I've lived this "confident patience" and I'm telling you, it all comes down to the age old philosophy of one day at a time.

I can remember weight loss attempts where I mapped out my weigh days for an entire year, complete with a goal weight for each and a place to write my actual weight. On the surface it seemed like a great idea for me. I'd proudly gaze at the calendar and say things like, "See that date? I'll weigh 100 pounds less by then. Isn't that amazing?" It was such a matter of fact tone--not at all considering the different variables I would encounter along the way.

How could I have known? I'd never experienced long range success. And keep in mind this "projection calendar" would typically be created in advance of actually starting anything. I had to wait until a predetermined start day and that meant I was free to gorge as much as I wanted in the meantime. In fact, I'm pretty sure I made several of these projection calendars while eating a giant bowl of ice cream at midnight.

The problem with this was, as soon as I didn't meet or best the written goal on the calendar, I'd become severely discouraged because now I was behind!! And after a couple of less than expected weigh-ins, another marked up calendar would find its way into the junk drawer only to be found months or years later, prompting a wave of "calendar regret," as I realized aloud to anyone within earshot "Wow, you know that failed weight loss attempt? Yeah--had I stuck with it I'd weigh 250 by now."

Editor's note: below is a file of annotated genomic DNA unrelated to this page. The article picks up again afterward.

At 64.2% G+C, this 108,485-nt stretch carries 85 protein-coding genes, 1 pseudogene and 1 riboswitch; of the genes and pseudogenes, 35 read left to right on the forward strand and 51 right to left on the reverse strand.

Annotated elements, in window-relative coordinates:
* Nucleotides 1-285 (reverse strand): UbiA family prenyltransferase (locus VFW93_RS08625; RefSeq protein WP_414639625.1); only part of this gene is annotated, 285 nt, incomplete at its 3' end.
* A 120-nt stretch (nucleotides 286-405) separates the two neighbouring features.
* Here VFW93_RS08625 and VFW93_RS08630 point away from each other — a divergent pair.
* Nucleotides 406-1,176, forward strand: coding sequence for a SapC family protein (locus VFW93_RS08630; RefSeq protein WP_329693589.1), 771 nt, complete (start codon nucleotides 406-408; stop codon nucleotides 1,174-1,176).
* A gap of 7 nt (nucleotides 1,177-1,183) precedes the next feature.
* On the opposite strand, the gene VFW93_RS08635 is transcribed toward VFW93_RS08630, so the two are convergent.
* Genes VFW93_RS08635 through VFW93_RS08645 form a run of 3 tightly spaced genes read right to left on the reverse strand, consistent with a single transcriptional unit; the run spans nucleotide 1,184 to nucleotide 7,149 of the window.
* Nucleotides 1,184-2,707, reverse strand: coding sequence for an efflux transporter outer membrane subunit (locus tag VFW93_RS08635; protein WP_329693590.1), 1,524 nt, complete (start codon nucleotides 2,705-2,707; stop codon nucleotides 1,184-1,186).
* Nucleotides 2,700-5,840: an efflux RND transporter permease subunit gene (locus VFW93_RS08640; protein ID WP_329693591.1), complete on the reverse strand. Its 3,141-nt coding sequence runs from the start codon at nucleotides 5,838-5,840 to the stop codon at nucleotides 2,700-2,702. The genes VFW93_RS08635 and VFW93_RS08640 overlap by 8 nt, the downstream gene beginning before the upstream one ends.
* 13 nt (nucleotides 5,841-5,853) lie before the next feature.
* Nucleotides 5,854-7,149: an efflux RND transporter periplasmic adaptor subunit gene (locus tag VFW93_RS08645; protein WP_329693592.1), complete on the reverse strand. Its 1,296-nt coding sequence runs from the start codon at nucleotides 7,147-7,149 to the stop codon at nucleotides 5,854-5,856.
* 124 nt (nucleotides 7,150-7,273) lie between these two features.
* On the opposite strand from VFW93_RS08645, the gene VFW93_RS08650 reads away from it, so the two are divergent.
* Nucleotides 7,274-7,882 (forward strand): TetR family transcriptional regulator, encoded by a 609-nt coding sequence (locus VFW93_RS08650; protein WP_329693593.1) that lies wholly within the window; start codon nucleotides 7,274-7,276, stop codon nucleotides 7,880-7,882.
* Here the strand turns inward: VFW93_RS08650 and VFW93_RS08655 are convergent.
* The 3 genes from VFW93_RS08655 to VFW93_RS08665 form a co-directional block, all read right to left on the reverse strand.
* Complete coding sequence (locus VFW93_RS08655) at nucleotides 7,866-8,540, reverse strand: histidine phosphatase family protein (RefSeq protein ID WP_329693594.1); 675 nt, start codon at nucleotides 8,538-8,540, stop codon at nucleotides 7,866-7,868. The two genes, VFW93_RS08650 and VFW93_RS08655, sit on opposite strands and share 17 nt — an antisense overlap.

Sticking with it was almost impossible because of my enormous impatience and high expectations. I was setting myself up to be disappointed. And personal disappointment breeds all kinds of negative self-talk. Learning to relax into a day by day approach and allowing a natural evolution of good choices has been a very difficult perspective to adopt--and critical to my success. Not once have I recently sat down to "map out" where I'll be by a particular date in the near future.

I'll be wherever I am and it will be okay. If this was a race or a competition, perhaps a results now focus would be useful, but it's not a race--it's life. And I'm confident in my day to day practices and the results they'll bring.

This isn't what I'm doing for the duration of a calendar--taking extraordinary care is what I'm making important for the rest of my life. Losing my previously narrow focus has made a monumental difference for me in successfully losing weight.